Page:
Mr. Cerveny is Named Douglas Teacher of the Year!


Most every student at Douglas knows who Mr. Cerveny is — no matter what grade they’re in. That’s because this dynamic, one-of-a-kind teacher is beloved by so many. Get to know Mr. Cerveny in the interview below. And, the next time you cross paths with him at the school, be sure to wish him big congratulations!

How long have you been at Douglas? Have you taught CCK the whole time? (What does CCK mean?)

This will be my twelfth year at Douglas. I have not taught CCK the entire time at DES. This will be my sixth year teaching CCK.

Some people think that CCK stands for Craig Cerveny’s Kindergarten (got that from a former student) but that is only wishful thinking on my part. CCK stands for Cross Categorical Kindergarten.

CCK is a self-contained special education classroom. It’s known as the diagnostic year by other special educators. Every student in my classroom has an IEP (Individual Education Plan) and has been diagnosed with a disability. I have a wide range of students with disabilities that I serve. They are as follows: DD-Developmental Delay, AU-Autism/Asperger spectrum disorder, TBI-Traumatic Brain Injured, ED-Emotional/Behavior Disorder, and OHI-Other Health Impaired.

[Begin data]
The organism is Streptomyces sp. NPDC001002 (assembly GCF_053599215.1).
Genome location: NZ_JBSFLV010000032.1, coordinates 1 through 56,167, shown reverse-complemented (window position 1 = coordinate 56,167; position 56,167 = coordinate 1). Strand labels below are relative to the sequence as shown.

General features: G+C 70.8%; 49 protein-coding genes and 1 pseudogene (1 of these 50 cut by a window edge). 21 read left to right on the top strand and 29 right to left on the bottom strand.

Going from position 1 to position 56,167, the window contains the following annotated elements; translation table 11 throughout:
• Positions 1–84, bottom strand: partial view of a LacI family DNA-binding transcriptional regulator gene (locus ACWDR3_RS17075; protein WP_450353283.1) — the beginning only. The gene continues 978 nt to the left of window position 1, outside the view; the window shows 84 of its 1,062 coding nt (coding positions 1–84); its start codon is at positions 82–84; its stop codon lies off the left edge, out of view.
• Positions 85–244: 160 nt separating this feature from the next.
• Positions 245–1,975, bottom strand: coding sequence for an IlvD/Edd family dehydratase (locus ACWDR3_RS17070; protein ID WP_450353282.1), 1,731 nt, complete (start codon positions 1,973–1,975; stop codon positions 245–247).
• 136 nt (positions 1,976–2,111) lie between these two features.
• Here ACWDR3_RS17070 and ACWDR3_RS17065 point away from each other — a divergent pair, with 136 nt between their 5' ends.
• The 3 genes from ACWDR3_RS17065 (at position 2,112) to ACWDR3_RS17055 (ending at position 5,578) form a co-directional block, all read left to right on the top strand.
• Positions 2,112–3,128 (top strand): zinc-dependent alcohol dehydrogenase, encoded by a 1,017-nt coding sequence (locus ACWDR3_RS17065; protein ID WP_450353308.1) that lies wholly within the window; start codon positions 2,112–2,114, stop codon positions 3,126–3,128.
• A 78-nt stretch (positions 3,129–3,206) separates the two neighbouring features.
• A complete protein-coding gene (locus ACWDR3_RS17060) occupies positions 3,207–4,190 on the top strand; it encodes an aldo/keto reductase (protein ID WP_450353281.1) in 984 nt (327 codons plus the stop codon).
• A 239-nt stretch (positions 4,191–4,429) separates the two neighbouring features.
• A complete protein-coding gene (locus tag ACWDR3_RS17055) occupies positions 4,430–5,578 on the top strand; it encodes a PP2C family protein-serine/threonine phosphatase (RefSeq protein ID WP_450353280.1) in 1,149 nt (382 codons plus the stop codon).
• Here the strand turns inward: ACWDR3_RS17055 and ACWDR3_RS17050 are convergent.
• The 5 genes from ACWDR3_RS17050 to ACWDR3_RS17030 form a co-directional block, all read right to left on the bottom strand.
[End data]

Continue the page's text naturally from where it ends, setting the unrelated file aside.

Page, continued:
I have the privilege of serving kindergarteners with unique learning abilities and preparing them for mainstreaming into a regular classroom. My job is to teach the curriculum, cover each child’s IEP and to collect data on everything. I have to collect a lot of data and analyze it to help decide each child’s placement for the following school year. Basically, I am leading the determination of my students going to a regular education or another self-contained classroom based on data I collect, analyze and present to the IEP team. My goal is to have 100% of my class going into a regular education setting when exiting my class.

What made you decide to become a teacher?

I could probably write a book on this question but I will summarize it as best as possible.

I have a different perspective on learning and teaching and this is why I became a special education teacher. I teach to serve students that many educators have difficulty teaching, the students who have unique learning styles, who have a disability. Teaching these students is a passion of mine because I, myself have a disability. I decided to become a teacher to pay it forward.

What do you enjoy most about your job?